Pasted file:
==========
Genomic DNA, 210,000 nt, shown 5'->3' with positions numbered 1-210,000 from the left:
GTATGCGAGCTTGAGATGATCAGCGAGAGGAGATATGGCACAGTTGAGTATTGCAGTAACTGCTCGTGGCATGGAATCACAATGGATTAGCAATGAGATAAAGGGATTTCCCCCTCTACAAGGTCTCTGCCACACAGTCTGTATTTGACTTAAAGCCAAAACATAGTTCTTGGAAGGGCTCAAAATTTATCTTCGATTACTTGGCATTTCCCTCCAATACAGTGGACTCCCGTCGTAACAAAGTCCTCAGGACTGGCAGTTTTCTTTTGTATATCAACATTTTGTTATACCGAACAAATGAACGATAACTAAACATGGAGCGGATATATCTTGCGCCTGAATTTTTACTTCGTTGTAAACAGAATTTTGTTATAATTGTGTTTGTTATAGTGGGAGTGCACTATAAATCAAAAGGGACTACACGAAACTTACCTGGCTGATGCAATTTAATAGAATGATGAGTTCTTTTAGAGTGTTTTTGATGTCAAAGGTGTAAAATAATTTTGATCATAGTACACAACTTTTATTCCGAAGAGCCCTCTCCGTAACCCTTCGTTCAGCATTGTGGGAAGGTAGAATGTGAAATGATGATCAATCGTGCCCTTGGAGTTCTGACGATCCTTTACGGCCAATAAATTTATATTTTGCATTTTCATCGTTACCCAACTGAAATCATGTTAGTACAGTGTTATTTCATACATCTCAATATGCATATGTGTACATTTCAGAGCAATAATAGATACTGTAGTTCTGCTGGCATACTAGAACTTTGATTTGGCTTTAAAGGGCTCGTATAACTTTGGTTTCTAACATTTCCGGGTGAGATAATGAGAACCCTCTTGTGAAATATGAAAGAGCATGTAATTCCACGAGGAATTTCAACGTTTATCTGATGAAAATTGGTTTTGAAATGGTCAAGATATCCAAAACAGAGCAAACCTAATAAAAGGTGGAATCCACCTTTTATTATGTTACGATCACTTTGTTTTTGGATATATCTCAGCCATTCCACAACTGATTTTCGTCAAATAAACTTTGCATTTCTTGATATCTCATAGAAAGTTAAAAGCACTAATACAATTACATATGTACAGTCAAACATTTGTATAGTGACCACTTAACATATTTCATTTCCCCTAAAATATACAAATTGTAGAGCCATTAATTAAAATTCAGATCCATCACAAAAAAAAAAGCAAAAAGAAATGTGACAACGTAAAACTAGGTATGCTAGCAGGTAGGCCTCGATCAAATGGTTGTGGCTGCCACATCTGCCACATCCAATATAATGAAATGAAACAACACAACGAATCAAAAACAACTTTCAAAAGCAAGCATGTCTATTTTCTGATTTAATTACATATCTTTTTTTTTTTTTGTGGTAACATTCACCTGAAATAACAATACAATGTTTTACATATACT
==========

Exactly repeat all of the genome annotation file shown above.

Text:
Genomic DNA, 210,000 nt, shown 5'->3' with positions numbered 1-210,000 from the left:
GTATGCGAGCTTGAGATGATCAGCGAGAGGAGATATGGCACAGTTGAGTATTGCAGTAACTGCTCGTGGCATGGAATCACAATGGATTAGCAATGAGATAAAGGGATTTCCCCCTCTACAAGGTCTCTGCCACACAGTCTGTATTTGACTTAAAGCCAAAACATAGTTCTTGGAAGGGCTCAAAATTTATCTTCGATTACTTGGCATTTCCCTCCAATACAGTGGACTCCCGTCGTAACAAAGTCCTCAGGACTGGCAGTTTTCTTTTGTATATCAACATTTTGTTATACCGAACAAATGAACGATAACTAAACATGGAGCGGATATATCTTGCGCCTGAATTTTTACTTCGTTGTAAACAGAATTTTGTTATAATTGTGTTTGTTATAGTGGGAGTGCACTATAAATCAAAAGGGACTACACGAAACTTACCTGGCTGATGCAATTTAATAGAATGATGAGTTCTTTTAGAGTGTTTTTGATGTCAAAGGTGTAAAATAATTTTGATCATAGTACACAACTTTTATTCCGAAGAGCCCTCTCCGTAACCCTTCGTTCAGCATTGTGGGAAGGTAGAATGTGAAATGATGATCAATCGTGCCCTTGGAGTTCTGACGATCCTTTACGGCCAATAAATTTATATTTTGCATTTTCATCGTTACCCAACTGAAATCATGTTAGTACAGTGTTATTTCATACATCTCAATATGCATATGTGTACATTTCAGAGCAATAATAGATACTGTAGTTCTGCTGGCATACTAGAACTTTGATTTGGCTTTAAAGGGCTCGTATAACTTTGGTTTCTAACATTTCCGGGTGAGATAATGAGAACCCTCTTGTGAAATATGAAAGAGCATGTAATTCCACGAGGAATTTCAACGTTTATCTGATGAAAATTGGTTTTGAAATGGTCAAGATATCCAAAACAGAGCAAACCTAATAAAAGGTGGAATCCACCTTTTATTATGTTACGATCACTTTGTTTTTGGATATATCTCAGCCATTCCACAACTGATTTTCGTCAAATAAACTTTGCATTTCTTGATATCTCATAGAAAGTTAAAAGCACTAATACAATTACATATGTACAGTCAAACATTTGTATAGTGACCACTTAACATATTTCATTTCCCCTAAAATATACAAATTGTAGAGCCATTAATTAAAATTCAGATCCATCACAAAAAAAAAAGCAAAAAGAAATGTGACAACGTAAAACTAGGTATGCTAGCAGGTAGGCCTCGATCAAATGGTTGTGGCTGCCACATCTGCCACATCCAATATAATGAAATGAAACAACACAACGAATCAAAAACAACTTTCAAAAGCAAGCATGTCTATTTTCTGATTTAATTACATATCTTTTTTTTTTTTTGTGGTAACATTCACCTGAAATAACAATACAATGTTTTACATATACT